Closing the Nutrient Loop with a Chipper/Shredder


chipper shredder forest 

Chipper/shredder in the forest. Photo by Steve Maxwell

The one thing that all yards and gardens have in common is plant growth. Grass, trees, shrubs and vines – they all produce a constant stream of new organic matter. This is obvious, of course, but what you do with that organic matter after it appears can make a big difference to your gardening success and environmental footprint. Let me give you an example from my own place.

As with many rural homes, we rely on a septic system, and like most septic systems the grass really is greener on the other side of the fence, so to speak. The reason is simple . . . massive additions of nutrients and plenty of water, delivered constantly and right at the root zone make for lavish grass growth all over our septic leaching bed. In this sense every septic system is a potential nutrient factory. You just need to move those nutrients to a place on your property where they can do some good. In our case this means raking up the abundant grass growth after mowing the septic leaching bed, composting those clippings, then applying the compost where vegetables and flowers can be enhanced by the additional nutrients and organic matter. Same goes for the trees in our front yard. This area started off as an open, unshaded hay field 35 years ago. Now it’s a shaded grove of maples, oaks, pines and locusts that I planted as seedlings. Taken together these full-size trees produce massive amounts of leaves and needles each year that we collect and use as mulch and soil amendments. It’s all about making use of the very localize nutrients available from your yard and nearby land, but there’s one thing that makes it all much more effective – chipping and shredding.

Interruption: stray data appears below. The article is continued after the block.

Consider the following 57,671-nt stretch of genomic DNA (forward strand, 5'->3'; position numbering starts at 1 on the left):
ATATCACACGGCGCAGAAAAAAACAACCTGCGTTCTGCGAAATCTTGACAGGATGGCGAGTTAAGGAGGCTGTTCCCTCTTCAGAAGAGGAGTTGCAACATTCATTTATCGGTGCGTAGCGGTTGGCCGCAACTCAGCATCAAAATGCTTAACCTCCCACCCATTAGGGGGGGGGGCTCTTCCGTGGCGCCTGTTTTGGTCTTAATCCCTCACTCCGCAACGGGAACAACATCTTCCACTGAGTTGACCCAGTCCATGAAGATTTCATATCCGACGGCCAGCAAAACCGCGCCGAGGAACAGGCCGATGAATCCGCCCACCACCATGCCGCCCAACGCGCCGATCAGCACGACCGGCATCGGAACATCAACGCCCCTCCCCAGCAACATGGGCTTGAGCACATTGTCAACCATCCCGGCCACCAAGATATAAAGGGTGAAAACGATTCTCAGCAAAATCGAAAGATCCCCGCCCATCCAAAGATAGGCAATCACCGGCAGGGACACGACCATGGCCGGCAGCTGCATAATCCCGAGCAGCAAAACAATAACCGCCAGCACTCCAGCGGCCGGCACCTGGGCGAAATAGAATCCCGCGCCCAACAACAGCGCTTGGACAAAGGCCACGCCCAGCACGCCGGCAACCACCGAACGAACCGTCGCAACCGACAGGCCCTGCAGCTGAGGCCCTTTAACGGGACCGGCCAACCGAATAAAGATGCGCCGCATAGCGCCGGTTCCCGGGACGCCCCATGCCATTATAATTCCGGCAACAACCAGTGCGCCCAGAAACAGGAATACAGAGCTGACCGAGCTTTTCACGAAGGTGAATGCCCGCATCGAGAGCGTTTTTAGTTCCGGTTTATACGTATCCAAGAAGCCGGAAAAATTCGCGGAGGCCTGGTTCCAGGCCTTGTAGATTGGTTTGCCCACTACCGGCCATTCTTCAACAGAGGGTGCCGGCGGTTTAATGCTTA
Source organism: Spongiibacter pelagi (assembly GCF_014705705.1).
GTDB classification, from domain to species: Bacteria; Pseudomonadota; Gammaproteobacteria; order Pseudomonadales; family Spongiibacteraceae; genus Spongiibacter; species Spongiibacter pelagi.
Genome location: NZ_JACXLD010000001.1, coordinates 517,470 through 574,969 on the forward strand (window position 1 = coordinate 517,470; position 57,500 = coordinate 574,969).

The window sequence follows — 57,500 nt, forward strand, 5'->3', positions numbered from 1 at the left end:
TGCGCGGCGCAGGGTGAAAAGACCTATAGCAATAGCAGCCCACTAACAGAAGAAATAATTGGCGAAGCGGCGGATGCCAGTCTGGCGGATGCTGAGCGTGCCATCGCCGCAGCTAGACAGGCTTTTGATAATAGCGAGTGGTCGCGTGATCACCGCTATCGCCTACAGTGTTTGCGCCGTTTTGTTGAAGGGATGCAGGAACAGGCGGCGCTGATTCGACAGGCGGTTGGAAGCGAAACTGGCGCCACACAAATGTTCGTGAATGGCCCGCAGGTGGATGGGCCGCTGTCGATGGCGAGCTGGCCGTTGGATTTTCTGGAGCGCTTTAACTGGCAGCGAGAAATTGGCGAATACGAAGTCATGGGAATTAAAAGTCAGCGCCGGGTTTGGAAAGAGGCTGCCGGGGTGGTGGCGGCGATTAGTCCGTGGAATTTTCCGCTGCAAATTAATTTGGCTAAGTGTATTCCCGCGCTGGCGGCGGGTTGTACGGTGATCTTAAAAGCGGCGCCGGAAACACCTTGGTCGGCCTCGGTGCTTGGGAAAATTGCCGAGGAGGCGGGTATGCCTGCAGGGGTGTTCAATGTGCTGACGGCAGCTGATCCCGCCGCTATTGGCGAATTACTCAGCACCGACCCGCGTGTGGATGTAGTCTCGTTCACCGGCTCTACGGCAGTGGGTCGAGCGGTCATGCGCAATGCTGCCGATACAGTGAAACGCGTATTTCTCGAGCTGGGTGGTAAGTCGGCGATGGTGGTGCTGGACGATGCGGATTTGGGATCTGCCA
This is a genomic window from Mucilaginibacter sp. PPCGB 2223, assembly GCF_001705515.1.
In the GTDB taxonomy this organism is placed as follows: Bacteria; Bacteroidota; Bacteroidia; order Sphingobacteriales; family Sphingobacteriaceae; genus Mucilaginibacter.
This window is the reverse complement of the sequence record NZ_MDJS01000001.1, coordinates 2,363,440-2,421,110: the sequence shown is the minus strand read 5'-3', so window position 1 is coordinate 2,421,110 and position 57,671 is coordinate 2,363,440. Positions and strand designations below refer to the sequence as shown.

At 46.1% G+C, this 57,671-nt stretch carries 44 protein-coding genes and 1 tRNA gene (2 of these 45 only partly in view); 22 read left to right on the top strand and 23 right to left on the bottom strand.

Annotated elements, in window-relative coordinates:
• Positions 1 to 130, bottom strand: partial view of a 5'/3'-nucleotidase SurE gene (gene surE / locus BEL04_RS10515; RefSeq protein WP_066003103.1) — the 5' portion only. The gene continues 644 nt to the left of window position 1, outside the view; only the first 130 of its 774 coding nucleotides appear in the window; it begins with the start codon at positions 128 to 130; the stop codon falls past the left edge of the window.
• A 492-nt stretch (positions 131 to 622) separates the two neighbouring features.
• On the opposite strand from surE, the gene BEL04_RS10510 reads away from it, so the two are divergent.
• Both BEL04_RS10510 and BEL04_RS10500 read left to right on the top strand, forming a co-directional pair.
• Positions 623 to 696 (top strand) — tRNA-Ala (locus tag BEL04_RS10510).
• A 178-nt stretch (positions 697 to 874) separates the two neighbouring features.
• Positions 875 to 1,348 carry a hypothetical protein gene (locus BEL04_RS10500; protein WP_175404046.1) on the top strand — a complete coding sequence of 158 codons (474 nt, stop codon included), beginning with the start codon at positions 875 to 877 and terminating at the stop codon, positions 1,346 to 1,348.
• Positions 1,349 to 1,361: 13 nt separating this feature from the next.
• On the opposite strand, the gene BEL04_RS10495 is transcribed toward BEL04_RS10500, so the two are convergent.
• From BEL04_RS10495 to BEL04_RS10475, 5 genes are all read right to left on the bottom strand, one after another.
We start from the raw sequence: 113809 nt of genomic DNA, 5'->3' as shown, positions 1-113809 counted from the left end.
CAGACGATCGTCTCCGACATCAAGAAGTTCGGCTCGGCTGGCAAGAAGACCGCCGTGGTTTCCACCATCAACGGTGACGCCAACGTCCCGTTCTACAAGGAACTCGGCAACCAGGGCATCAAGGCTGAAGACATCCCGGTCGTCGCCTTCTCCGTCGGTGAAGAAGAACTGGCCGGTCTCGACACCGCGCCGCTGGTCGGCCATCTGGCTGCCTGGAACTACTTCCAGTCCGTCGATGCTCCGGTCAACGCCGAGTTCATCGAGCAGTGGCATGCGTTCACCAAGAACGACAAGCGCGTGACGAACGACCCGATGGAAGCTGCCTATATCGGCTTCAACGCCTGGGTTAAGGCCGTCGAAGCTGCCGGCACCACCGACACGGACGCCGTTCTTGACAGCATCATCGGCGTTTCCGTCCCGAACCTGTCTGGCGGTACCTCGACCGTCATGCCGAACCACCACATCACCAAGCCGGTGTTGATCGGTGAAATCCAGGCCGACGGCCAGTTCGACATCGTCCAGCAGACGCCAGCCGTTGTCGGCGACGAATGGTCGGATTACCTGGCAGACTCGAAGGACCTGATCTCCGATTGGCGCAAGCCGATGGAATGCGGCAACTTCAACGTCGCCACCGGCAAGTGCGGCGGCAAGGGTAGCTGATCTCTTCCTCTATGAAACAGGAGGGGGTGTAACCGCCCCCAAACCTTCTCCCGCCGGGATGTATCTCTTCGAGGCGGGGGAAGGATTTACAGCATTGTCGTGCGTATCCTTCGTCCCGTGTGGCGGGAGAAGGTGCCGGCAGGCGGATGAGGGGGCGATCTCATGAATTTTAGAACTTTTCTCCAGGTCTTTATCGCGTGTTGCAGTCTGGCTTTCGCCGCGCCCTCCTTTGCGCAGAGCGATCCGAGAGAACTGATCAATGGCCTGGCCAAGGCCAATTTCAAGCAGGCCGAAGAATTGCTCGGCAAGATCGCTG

To be most effective, any kind of plant matter needs to be chipped or shredded before composting before laying it on the soil as surface mulch. This is where a portable chipper/shredder makes all the difference. 

Chipping tree branches makes them usable as mulch, and shredding loose material such as leaves and grass clippings makes them sit flat on the garden and resist blowing away. The surface mulching we do all the time is the single reason my wife and I are able to maintain as much garden area as we do, without spending a whole lot of time weeding. In fact, we almost never have even a single weed come up in our heavily-mulched perennial gardens because we constantly maintain at least 3 inches of chipped and shredded mulch over all the soil all the time. Perennial flowers break through this mulch unaided each spring, and annuals get planted in the soil after we burrow down through the mulch to the dirt. But like I said, mulching materials need to be processed first for best results, and that’s where chipper/shredders make all the difference. 

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